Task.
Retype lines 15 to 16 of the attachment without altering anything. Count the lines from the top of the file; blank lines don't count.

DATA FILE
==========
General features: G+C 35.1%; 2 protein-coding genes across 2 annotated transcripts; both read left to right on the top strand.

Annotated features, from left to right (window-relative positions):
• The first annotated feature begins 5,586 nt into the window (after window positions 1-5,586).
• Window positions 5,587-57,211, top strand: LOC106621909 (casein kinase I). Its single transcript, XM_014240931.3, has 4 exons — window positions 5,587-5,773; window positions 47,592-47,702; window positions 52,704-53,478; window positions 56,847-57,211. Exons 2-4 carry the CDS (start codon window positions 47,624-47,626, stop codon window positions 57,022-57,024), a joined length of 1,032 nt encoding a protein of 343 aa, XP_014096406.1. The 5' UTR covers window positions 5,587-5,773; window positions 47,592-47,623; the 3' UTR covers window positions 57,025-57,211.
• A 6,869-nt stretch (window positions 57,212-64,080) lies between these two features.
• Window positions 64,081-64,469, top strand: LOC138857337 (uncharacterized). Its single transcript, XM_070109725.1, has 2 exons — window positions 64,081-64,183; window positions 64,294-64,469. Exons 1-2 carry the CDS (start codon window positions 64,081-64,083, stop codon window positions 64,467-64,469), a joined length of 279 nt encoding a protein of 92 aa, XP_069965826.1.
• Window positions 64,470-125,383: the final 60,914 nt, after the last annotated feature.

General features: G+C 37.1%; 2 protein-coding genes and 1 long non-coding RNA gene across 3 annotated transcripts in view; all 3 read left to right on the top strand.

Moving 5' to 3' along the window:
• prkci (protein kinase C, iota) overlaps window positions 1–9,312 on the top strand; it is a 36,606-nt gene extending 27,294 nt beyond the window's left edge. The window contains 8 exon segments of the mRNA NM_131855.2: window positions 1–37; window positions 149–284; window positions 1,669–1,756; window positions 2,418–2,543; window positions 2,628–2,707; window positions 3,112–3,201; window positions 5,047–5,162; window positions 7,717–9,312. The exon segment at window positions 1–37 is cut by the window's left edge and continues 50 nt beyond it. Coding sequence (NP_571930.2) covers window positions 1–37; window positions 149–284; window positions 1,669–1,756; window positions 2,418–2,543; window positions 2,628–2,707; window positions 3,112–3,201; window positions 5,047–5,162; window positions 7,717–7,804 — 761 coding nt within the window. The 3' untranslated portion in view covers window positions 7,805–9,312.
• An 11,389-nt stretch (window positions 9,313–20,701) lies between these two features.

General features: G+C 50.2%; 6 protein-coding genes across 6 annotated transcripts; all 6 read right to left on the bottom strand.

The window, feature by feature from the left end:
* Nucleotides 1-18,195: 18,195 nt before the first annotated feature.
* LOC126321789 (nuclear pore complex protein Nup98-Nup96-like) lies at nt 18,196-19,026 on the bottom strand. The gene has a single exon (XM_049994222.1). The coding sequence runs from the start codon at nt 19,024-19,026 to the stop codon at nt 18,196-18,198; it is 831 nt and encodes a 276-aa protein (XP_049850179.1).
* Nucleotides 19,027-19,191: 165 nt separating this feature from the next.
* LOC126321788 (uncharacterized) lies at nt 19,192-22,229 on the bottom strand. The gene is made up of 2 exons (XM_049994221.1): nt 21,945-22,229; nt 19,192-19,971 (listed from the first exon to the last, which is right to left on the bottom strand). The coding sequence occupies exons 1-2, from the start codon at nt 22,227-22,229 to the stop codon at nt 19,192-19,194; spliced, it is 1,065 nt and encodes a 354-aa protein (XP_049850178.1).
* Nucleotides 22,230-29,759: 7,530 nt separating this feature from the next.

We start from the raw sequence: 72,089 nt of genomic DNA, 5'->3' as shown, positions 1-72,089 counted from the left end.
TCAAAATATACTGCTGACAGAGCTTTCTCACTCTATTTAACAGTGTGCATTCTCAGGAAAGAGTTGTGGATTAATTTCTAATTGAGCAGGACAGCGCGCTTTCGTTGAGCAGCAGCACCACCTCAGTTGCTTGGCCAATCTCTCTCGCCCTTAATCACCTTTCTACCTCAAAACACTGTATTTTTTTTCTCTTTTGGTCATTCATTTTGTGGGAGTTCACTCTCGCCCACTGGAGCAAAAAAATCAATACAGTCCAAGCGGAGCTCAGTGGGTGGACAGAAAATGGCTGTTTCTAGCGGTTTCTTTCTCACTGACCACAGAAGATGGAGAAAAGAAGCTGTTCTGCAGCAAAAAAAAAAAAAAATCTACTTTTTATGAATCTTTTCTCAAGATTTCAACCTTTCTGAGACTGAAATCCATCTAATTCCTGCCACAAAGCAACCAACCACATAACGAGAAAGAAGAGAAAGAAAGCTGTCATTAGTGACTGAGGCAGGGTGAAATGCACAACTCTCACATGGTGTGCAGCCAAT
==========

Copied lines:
* LOC126321789 (nuclear pore complex protein Nup98-Nup96-like) lies at nt 18,196-19,026 on the bottom strand. The gene has a single exon (XM_049994222.1). The coding sequence runs from the start codon at nt 19,024-19,026 to the stop codon at nt 18,196-18,198; it is 831 nt and encodes a 276-aa protein (XP_049850179.1).
* Nucleotides 19,027-19,191: 165 nt separating this feature from the next.